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Injectable self-curing bioactive acrylic-glass composites charged with specific anti-inflammatory/analgesic agent

Paper ID Volume ID Publish Year Pages File Format Full-Text
12646 806 2004 12 PDF Available
Title
Injectable self-curing bioactive acrylic-glass composites charged with specific anti-inflammatory/analgesic agent
Abstract

Injectable bioactive acrylic formulations based on poly(methyl methacrylate) (PMMA) and different amounts of bioactive glasses in the system SiO2–CaO–Na2O–P2O5 have been prepared in the presence of the anti-inflammatory analgesic drug fosfosal, the sodium salt of 2-phosphonoxibenzoic acid, to be used in minimally invasive surgery. The injectability of the formulations evaluated according to the established protocol was around 80%. The experimental formulations provided maximum temperatures in the range 50–60°C, which were lower than those of commercial acrylic bone cements currently used in percutaneous vertebroplasty (PVP). Residual monomer content of any formulation was inferior to 5%. Compressive yield strength of dry specimens was in the range 80–95 MPa, but it decreased after immersion in SBF to values in the range 30–50 MPa, due to the dissolution of the bioactive glasses and the drug in the medium. The release of fosfosal was evaluated in vitro (pH=7.0). The release profile against time obtained from a PMMA cement was quasi-linear and the 80% of the initial amount of drug was released in 175 h. However, for bioactive cements, the 80–100% of the fosfosal charged was released in approximately 48 h, due to the dissolution of the glasses in the medium. Values of weight loss of the cements determined gravimetrically ranged between 16% and 26% depending on the initial amount of fosfosal, i.e. 20 or 30 wt%, respectively. The weight loss and the water uptake were simultaneous processes, and values of hydration degree were around 10–14%. The formation of an apatite-like layer was detected on the surface of the cements at different periods of time depending on the composition of the bioactive glasses. The cements containing the glasses with P2O5 produced the growth of the apatite layer in shorter periods of time. The presence of fosfosal accelerated the precipitation of this layer independently on the glasses. The in vivo biocompatibility studied by intramuscular implantation in rats showed the absence of an anti-inflammatory response and a fibrous layer around the implant for the cement prepared with PMMA/fosfosal which is attributed to the therapeutic action of fosfosal acting in situ. The response to cements prepared with bioactive glasses and fosfosal showed a mild inflammatory reaction with the formation of the typical fibrous capsule around the implanted material.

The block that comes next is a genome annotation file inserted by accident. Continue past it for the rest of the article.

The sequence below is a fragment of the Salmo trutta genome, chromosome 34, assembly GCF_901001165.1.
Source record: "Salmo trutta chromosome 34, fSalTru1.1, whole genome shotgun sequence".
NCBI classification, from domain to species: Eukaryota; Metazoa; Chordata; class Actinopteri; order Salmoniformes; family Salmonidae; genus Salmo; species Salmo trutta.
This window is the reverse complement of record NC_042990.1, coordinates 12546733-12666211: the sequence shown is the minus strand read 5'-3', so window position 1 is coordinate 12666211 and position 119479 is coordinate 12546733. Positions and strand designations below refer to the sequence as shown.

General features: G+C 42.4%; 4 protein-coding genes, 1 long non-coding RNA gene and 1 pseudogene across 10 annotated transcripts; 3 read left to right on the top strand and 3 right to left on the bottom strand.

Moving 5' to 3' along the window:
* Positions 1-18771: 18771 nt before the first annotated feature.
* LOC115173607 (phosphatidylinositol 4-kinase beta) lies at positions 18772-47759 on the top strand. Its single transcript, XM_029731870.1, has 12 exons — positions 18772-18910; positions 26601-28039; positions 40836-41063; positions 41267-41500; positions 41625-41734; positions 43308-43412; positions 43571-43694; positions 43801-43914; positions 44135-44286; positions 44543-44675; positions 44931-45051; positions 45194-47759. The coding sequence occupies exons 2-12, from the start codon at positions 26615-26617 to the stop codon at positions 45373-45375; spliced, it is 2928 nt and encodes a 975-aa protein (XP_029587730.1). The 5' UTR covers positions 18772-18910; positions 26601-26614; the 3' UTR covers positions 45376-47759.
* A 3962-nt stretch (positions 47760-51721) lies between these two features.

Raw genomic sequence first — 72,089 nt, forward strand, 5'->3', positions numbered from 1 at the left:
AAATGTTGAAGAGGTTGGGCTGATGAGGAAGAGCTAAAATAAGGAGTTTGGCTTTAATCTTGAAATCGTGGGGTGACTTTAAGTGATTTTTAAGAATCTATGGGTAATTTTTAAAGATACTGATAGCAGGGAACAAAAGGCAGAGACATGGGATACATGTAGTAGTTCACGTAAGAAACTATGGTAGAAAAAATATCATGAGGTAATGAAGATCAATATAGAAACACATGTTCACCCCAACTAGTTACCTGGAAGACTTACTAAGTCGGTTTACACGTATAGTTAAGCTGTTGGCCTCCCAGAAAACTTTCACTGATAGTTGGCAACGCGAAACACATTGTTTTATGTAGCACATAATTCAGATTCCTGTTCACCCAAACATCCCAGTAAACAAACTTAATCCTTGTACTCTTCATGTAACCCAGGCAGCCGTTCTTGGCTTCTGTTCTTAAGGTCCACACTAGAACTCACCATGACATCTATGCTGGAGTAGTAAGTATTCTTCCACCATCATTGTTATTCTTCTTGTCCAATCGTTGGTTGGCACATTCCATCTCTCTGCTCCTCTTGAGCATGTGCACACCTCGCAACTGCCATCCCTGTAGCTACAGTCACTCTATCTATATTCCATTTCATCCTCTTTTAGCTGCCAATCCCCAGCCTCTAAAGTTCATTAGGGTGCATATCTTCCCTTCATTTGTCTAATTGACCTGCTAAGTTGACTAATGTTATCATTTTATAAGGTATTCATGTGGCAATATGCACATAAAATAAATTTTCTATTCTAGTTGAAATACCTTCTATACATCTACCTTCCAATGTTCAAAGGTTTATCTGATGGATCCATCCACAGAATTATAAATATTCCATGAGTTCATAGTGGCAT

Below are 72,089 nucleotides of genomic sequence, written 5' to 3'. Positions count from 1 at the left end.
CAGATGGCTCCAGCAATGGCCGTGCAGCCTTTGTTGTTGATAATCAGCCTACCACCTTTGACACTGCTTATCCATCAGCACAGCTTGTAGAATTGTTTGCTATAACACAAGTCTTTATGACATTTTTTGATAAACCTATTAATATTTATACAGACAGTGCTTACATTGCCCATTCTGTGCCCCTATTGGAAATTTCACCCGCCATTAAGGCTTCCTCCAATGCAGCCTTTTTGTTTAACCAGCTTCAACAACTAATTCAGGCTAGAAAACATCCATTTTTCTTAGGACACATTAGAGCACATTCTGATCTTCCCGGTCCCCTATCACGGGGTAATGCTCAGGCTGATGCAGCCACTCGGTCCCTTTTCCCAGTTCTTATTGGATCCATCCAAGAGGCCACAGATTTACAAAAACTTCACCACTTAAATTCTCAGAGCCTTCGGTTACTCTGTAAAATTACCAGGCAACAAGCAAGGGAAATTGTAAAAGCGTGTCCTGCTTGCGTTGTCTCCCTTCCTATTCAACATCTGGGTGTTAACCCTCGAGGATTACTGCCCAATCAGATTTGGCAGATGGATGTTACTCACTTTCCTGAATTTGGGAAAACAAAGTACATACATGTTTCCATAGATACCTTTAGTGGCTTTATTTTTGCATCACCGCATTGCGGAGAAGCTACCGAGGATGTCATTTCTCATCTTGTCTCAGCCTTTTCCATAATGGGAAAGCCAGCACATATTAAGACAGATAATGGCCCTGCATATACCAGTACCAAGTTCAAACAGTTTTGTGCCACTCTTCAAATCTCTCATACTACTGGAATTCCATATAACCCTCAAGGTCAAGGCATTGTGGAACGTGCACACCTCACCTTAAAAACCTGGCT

Keywords
PMMA; Bioactive bone cement; Bioactive glass; Fosfosal; Hydroxyapatite
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Injectable self-curing bioactive acrylic-glass composites charged with specific anti-inflammatory/analgesic agent
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Publisher
Database: Elsevier - ScienceDirect
Journal: Biomaterials - Volume 25, Issue 12, May 2004, Pages 2381–2392
Authors
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Subjects
Physical Sciences and Engineering Chemical Engineering Bioengineering
Get Full-Text Now
Don't Miss Today's Special Offer
Price was $35.95
You save - $31
Price after discount Only $4.95
100% Money Back Guarantee
Full-text PDF Download
Online Support
Any Questions? feel free to contact us